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Pretty Little Liars

Seventh graders Emily, Spencer, Aria and Hanna worship Alison in Sara Shepard's Pretty Little Liars. Alison’s the prettiest, most popular girl at Rosewood Day School. When the five girls are thrown together at their school’s charity drive, they quickly become friends. Over a year later, the girls are still friends, but the power Ali wields over them all has them feeling uncomfortable. She knows all of their deep, dark secrets: secrets that could ruin their lives if anyone else found out. When Ali disappears, the four girls are shaken, but also…relieved.

Three years later the girls start getting strange text messages, emails and notes from someone: someone who seems to know all of those secrets that they thought were safe since the disappearance of Ali. The messages get more and more threatening and the girls can’t help but wonder: Is Ali sending the messages? If not, then who?

Book number one kicks off the Pretty Little Liars series with a captivating plot that guarantees the reader will be reaching for number two, Flawless, as soon as they finish. And it’s not just the plot that grabs hold of the reader, but the characters themselves give the reader a personal connection to the book. Author Sara Shepard’s four main characters, Emily, Spencer, Aria and Hanna are all teenage girls, each individually coping with coming of age issues that are characteristic of our day and age.

Aria’s experiencing culture shock as her family just moved back to the States from Iceland; and she’s got a crush on a much older guy who just happens to be her English teacher. Emily is tired of her family’s expectations about her future professional swimming career; and she can’t understand these feelings she’s developing for the new girl who just moved in. Hanna, after losing weight and getting her braces taken off, is now the town hottie, but after her parents’ divorce and subsequent neglect, she still doesn’t have the self-respect it takes to keep her from throwing up her food to stay thin or stealing to feel the high it gives her. Spencer is class vice-president, a straight-A student, yearbook editor, a hockey player and gorgeous, but despite all of that, she remains in her sister’s shadow.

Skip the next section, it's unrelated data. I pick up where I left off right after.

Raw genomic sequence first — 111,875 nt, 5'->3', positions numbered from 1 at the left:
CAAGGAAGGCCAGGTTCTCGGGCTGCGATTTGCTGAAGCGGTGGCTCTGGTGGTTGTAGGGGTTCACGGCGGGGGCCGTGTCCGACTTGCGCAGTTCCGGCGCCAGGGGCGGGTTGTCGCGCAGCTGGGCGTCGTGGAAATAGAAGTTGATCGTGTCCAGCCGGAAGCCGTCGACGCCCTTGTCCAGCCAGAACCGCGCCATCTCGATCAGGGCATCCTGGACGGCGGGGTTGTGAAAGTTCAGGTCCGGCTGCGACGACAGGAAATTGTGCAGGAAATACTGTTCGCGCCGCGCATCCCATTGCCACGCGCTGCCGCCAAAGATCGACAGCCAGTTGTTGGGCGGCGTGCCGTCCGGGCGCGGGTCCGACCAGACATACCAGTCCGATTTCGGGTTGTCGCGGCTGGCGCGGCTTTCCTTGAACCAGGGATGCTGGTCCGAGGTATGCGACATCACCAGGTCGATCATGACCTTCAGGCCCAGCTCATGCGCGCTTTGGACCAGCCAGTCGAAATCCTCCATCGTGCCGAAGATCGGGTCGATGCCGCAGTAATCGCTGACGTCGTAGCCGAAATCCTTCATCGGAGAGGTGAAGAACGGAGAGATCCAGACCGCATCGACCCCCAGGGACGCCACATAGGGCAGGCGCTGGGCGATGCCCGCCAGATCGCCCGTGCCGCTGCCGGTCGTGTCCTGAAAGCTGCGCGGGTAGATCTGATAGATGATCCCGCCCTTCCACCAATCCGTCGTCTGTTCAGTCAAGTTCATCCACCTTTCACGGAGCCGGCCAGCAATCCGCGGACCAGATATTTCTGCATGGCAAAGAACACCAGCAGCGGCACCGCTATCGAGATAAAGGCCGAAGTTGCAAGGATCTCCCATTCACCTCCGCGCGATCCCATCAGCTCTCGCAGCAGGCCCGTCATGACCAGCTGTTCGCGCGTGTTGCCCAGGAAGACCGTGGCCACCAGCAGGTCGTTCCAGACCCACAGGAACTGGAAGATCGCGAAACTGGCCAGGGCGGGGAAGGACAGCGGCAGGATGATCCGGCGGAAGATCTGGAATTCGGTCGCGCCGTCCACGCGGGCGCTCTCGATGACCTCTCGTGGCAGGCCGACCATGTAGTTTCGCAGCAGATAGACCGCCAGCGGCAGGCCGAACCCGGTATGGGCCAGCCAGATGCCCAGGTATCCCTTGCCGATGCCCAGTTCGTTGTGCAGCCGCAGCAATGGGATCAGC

I was impressed with the way Shepard incorporated the issues of race, tolerance and self-esteem in this novel, especially because I expected it to be a light, beach-read type novel. I would, however recommend this series for older teens as it incorporates more adult content and bad language.
I have not yet watched the ABC Family television series based off of Pretty Little Liars, but after reading the book, I am very curious to see the plot, as well as the characters, depicted visually. I would particularly be interested to see how the producers of the show depict the character Emily’s relationship with her love interest Mona on a family-friendly channel.